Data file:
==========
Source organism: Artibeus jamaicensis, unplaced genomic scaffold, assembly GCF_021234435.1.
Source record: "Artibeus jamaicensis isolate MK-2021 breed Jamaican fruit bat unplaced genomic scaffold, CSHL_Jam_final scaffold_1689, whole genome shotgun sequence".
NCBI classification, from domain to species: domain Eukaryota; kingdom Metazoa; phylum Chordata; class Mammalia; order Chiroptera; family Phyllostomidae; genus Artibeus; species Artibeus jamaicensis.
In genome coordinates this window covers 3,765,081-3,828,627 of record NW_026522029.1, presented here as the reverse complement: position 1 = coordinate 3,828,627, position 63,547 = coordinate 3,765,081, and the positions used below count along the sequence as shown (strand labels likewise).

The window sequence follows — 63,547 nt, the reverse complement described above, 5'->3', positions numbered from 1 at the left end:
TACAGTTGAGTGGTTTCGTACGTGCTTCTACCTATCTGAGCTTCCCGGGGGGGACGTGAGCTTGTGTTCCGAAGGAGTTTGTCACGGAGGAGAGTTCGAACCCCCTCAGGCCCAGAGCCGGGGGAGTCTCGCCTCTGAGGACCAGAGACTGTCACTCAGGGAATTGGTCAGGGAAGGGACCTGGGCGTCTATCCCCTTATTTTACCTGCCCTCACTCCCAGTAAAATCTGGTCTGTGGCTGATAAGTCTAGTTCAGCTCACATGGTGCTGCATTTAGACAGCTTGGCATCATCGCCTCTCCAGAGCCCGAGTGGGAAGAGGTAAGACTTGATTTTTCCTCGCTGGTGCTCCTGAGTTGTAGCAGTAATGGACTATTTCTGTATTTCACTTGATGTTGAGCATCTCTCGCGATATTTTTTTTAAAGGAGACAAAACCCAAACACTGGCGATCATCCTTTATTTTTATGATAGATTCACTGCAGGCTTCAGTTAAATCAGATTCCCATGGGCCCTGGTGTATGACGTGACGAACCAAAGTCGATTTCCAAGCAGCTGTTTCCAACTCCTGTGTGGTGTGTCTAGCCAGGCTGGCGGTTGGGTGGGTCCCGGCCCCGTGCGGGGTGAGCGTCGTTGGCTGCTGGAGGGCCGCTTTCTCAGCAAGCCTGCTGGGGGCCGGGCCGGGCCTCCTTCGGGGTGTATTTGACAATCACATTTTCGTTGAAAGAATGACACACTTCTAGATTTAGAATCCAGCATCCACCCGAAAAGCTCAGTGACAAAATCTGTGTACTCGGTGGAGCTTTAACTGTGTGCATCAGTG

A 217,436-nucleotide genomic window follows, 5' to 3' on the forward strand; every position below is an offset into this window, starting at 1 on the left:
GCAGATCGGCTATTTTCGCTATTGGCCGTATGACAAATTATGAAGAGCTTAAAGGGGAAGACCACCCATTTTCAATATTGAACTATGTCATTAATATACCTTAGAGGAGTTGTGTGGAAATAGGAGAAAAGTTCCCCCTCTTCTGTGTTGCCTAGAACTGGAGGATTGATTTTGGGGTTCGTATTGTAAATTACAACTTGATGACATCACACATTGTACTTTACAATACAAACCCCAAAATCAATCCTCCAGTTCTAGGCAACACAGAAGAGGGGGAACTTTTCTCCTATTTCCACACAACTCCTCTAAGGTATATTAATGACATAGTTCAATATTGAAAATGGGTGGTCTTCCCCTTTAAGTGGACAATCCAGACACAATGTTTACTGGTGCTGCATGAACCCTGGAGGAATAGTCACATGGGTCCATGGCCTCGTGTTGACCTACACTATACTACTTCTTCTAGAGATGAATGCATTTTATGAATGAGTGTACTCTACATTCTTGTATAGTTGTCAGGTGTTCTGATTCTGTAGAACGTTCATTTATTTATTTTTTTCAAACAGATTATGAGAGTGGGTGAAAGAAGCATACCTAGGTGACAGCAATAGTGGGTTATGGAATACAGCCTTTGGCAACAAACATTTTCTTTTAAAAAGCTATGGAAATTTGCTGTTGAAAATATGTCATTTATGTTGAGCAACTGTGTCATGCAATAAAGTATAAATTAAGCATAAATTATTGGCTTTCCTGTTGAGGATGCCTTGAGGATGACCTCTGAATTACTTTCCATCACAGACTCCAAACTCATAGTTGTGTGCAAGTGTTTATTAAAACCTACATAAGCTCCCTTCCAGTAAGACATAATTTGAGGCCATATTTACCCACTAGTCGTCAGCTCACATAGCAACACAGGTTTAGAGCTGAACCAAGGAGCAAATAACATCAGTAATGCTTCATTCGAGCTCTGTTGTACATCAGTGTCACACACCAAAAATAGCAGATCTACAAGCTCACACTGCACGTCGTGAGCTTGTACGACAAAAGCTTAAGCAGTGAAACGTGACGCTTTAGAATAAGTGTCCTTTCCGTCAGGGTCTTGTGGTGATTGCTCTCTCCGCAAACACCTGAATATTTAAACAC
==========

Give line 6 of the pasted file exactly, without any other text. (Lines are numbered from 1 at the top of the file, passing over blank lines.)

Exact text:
TACAGTTGAGTGGTTTCGTACGTGCTTCTACCTATCTGAGCTTCCCGGGGGGGACGTGAGCTTGTGTTCCGAAGGAGTTTGTCACGGAGGAGAGTTCGAACCCCCTCAGGCCCAGAGCCGGGGGAGTCTCGCCTCTGAGGACCAGAGACTGTCACTCAGGGAATTGGTCAGGGAAGGGACCTGGGCGTCTATCCCCTTATTTTACCTGCCCTCACTCCCAGTAAAATCTGGTCTGTGGCTGATAAGTCTAGTTCAGCTCACATGGTGCTGCATTTAGACAGCTTGGCATCATCGCCTCTCCAGAGCCCGAGTGGGAAGAGGTAAGACTTGATTTTTCCTCGCTGGTGCTCCTGAGTTGTAGCAGTAATGGACTATTTCTGTATTTCACTTGATGTTGAGCATCTCTCGCGATATTTTTTTTAAAGGAGACAAAACCCAAACACTGGCGATCATCCTTTATTTTTATGATAGATTCACTGCAGGCTTCAGTTAAATCAGATTCCCATGGGCCCTGGTGTATGACGTGACGAACCAAAGTCGATTTCCAAGCAGCTGTTTCCAACTCCTGTGTGGTGTGTCTAGCCAGGCTGGCGGTTGGGTGGGTCCCGGCCCCGTGCGGGGTGAGCGTCGTTGGCTGCTGGAGGGCCGCTTTCTCAGCAAGCCTGCTGGGGGCCGGGCCGGGCCTCCTTCGGGGTGTATTTGACAATCACATTTTCGTTGAAAGAATGACACACTTCTAGATTTAGAATCCAGCATCCACCCGAAAAGCTCAGTGACAAAATCTGTGTACTCGGTGGAGCTTTAACTGTGTGCATCAGTG